Focus on finds – small clay balls
There have been many puzzling finds over the past 20 years of excavation. Among these are a number of tiny, marble-sized, clay balls that have popped up regularly across the site.
The Ness of Brodgar total currently stands at 31, but these have been recovered at other Neolithic sites in Orkney – including Pool, Sanday; Rinyo, Rousay and Smerquoy, Muckquoy and Stonehall, on the Orkney Mainland. At the latter, 20 examples were found across the site.
Although small, the Ness balls vary in size, with diameters between 13.8mm and 31.8mm. Despite the name, they’re not perfectly spherical. So, if, has been suggested, they were for a prehistoric game of marbles, they wouldn’t have rolled far.
The Ness assemblage has been examined and catalogued by David and Helen Smith, who noted that the majority were marked with either punch-marks or incised lines before firing.
They, like others , have suggested they were used as some kind of counters or game pieces, the flattened bottoms to stop them rolling.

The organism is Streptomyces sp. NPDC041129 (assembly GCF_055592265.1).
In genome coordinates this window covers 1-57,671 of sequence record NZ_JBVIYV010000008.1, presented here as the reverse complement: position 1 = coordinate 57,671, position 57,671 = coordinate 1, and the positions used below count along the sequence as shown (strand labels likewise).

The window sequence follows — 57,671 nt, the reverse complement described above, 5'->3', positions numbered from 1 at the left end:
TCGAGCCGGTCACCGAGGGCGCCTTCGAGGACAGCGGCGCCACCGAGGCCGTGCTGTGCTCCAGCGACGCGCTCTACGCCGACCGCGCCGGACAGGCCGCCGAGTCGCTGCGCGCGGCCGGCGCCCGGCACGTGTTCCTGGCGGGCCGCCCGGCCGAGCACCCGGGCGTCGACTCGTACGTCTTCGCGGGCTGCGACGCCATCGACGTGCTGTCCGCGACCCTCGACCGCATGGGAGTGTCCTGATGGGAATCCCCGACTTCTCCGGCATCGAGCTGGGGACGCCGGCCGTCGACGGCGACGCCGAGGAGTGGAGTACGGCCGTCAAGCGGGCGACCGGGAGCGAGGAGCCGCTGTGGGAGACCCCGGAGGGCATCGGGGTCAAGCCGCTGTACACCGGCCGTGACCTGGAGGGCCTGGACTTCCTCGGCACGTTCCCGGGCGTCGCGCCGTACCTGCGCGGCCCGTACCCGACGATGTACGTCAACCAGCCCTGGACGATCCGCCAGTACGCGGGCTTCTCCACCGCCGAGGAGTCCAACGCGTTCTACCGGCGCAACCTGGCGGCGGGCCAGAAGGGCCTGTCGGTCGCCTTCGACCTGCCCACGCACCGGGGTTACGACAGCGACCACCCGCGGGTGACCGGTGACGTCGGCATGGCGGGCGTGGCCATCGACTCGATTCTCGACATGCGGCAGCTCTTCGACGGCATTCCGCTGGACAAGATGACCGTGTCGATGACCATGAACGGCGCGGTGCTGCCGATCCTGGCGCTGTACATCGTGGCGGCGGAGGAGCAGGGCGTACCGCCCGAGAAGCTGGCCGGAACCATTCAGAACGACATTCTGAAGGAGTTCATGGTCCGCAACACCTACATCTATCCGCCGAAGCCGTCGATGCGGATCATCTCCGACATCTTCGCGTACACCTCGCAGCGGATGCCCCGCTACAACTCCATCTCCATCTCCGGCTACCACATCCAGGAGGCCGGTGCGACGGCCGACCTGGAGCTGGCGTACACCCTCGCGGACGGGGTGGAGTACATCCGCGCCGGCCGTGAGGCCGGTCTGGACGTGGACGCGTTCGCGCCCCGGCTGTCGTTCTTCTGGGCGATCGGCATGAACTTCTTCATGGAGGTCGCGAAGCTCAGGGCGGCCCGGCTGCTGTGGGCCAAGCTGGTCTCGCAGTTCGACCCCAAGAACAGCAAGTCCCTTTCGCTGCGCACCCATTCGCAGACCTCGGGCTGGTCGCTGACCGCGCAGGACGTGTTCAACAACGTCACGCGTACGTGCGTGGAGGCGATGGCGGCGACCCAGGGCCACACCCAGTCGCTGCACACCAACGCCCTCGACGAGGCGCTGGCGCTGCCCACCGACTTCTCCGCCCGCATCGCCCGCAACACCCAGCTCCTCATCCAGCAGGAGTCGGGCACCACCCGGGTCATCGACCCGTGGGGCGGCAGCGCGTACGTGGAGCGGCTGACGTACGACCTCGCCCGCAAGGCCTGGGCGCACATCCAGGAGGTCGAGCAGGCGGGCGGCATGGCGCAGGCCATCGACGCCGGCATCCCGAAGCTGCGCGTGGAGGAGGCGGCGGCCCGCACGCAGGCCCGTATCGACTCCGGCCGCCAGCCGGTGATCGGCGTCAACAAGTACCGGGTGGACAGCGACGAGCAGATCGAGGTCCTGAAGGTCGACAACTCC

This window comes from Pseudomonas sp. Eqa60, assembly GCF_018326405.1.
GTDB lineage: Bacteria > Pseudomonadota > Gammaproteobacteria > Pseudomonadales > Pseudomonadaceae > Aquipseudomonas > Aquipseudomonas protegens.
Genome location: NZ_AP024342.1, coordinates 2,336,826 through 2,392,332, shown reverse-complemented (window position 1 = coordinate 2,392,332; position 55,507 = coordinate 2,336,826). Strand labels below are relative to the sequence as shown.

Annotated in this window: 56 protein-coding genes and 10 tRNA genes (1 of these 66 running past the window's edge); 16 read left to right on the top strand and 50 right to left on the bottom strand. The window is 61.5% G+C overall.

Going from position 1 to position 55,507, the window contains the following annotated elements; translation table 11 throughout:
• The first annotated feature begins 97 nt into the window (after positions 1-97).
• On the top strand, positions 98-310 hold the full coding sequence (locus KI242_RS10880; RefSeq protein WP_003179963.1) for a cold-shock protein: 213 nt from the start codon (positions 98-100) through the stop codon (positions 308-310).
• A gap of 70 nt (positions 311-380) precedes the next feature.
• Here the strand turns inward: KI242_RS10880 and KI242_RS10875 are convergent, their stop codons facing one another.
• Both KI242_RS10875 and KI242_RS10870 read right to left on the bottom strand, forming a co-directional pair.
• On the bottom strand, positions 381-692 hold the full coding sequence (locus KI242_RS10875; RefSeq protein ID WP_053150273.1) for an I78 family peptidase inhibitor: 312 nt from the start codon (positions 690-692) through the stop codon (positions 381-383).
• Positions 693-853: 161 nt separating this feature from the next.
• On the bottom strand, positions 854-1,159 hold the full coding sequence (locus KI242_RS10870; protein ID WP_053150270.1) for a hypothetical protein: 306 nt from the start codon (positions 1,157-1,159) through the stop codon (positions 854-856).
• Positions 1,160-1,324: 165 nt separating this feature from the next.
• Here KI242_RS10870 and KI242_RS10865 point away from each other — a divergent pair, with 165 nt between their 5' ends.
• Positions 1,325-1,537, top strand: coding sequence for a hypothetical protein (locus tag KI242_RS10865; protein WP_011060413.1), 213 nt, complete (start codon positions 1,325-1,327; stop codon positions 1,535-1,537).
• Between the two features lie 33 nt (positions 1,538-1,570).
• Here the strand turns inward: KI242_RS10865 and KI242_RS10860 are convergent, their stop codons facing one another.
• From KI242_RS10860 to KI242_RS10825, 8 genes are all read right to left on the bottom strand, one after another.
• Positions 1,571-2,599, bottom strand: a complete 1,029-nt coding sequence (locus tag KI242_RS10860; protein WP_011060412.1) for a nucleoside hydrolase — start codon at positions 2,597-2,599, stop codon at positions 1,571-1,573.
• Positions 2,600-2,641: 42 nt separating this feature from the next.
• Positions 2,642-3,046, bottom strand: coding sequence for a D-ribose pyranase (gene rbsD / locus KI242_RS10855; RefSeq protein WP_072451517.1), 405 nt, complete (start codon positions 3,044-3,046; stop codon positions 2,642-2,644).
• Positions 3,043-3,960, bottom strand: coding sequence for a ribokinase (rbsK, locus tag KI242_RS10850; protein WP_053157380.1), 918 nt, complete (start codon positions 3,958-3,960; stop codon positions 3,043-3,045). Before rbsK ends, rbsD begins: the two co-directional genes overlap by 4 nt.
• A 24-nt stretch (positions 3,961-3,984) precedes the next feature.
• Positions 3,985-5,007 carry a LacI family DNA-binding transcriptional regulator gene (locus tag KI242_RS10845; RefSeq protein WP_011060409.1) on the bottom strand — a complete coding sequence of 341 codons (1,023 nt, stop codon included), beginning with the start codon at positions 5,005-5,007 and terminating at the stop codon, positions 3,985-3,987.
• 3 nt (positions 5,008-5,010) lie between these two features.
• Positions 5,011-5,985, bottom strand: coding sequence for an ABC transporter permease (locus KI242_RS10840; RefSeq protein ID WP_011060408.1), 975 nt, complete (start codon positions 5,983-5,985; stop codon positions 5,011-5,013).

An interesting possibility is that they were used in cooking.
It has been proposed that clay balls found at Çatalhöyük, Turkey, served as a type of grill.
These had a short lifetime and at Stonehall it was suggested that had they been used in the preparation of food, the used clay balls had not survived. 
With this in mind, it is noteworthy that analyis of the Stonehall examples showed that a few “had been exposed to moderate heat, that is, over 100 deg C.” 
Another suggestion from Stonehall proposed they may have been temporary “feet” to stand hot vessels on. 
While this would certainly account for the squashed appearance of those from the Ness, one cant help but wonder whether a stone slab would have been easier and just as effective.
-  MacSween, A. (2007) The pottery. In Hunter, J. with Bond, J. M. and Smith, A.N. (eds) Investigations in Sanday, Orkney: a multi-period settlement from Neolithic to Late Norse times. Kirkwall: The Orcadian Ltd.
-  Jones, A. M., Jones, R., Tully, G., Maritan, L., Mukherjee, A., Evershed, R., MacSween, R., Richards, C. and Towers, R. (2015) Prehistoric Pottery from Sites within the Bay of Firth: Stonehall, Crossiecrown, Wideford Hill, Brae of Smerquoy, Muckquoy, Ramberry and Knowes of Trotty. In Richards, C. and Jones, R. (eds) The Development of Neolithic House Societies in Orkney: Investigations in the Bay of Firth, Mainland, Orkney (1994–2014). Windgather Press.